Fun factor rules in Science Week

September 22, 1995

Your editorial ("The future of the BA", THES, September 15) rightly identifies the potential for change among the institutions involved in promoting public understanding of science, including the British Association for the Advancement of Science. But you make an error in presuming that events such as SET Week are in competition to the annual BA meeting. They are not.

The annual BA meeting generates extensive media coverage about new discoveries and developments in science. SET Week is rather different. Our analysis of SET showed that journalists, especially in local newspapers, focused on the events (71 per cent) rather than the science presented in the events (20 per cent). They reported sleuths, sparks, splashes and Sharman rather than science.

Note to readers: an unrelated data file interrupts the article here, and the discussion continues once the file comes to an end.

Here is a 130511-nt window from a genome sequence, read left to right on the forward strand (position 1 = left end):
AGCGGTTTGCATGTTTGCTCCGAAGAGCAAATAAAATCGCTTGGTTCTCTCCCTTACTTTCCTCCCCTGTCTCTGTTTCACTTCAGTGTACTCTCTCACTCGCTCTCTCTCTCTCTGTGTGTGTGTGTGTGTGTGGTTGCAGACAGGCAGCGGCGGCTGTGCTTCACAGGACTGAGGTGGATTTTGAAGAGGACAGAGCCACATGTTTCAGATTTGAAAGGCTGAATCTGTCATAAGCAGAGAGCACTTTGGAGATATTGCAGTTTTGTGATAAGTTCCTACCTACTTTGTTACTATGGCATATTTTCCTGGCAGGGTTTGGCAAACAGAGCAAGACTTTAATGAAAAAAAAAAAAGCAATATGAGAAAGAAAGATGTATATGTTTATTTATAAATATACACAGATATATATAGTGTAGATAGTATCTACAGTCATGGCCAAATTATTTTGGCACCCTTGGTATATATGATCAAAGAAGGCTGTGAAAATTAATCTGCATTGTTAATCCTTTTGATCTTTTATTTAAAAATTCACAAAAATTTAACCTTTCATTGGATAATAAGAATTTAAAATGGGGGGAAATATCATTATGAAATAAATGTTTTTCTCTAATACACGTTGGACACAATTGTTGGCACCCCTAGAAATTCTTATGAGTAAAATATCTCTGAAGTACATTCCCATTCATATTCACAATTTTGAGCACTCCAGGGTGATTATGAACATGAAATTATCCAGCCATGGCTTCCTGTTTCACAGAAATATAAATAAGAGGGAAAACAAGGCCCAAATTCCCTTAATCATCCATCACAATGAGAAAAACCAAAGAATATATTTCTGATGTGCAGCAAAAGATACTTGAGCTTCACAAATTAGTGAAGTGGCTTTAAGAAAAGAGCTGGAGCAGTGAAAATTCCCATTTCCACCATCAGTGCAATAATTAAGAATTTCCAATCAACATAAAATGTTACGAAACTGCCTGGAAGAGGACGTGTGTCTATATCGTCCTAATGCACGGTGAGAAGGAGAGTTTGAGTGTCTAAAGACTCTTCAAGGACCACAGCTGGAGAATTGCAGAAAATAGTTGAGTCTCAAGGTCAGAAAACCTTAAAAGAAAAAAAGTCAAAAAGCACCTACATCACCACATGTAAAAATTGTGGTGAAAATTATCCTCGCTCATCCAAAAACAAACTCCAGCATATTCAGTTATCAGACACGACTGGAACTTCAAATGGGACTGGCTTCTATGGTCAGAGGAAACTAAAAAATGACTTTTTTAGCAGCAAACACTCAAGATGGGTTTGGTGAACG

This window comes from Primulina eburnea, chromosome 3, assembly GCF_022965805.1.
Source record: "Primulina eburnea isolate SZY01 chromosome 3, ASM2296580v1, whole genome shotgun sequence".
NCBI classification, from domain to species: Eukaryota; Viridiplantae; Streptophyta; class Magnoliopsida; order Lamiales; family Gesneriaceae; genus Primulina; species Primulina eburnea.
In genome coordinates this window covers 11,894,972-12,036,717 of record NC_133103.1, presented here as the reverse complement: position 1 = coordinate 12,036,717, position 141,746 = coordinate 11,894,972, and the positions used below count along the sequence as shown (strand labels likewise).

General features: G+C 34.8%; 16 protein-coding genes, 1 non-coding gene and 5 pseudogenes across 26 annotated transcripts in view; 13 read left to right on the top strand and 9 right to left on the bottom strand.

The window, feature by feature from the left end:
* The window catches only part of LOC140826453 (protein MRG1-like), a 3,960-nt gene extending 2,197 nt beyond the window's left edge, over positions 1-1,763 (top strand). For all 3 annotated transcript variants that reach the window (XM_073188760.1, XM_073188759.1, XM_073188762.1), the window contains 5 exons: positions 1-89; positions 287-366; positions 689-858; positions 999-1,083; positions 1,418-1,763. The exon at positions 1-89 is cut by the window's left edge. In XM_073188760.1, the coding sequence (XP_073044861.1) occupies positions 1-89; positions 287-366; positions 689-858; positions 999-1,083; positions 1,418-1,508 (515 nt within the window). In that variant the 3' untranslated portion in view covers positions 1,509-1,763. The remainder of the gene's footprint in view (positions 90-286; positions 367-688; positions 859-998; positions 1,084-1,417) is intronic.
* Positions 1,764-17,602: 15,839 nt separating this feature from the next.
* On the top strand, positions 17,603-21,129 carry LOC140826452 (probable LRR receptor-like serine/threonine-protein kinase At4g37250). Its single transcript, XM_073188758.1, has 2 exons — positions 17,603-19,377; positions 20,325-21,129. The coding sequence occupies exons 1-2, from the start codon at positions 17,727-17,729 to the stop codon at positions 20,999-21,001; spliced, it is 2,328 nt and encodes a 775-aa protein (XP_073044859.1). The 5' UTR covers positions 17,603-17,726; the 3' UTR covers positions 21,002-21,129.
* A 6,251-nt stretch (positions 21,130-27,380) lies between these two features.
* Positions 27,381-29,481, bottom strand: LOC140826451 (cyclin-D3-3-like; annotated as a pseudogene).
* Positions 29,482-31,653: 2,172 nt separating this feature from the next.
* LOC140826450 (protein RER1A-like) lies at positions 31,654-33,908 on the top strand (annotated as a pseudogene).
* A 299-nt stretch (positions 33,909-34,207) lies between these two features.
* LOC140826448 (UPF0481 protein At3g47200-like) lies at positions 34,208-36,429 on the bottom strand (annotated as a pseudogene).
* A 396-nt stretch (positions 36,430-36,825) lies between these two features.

This is not a surprise as the organisers of SET Week went out of their way to encourage wacky events in weird locations. But the contrast between the two events is important. The annual BA meeting is a shop window for science, SET week - with at least 1,130 events attended by 600,000 people and with TV programmes watched by 58 million people - is a national celebration of science as an essential part of our culture. It promotes science as being fun, as well as being important. And indeed it is both.

Andy Boddington Evaluation Associates Ltd Buckingham.

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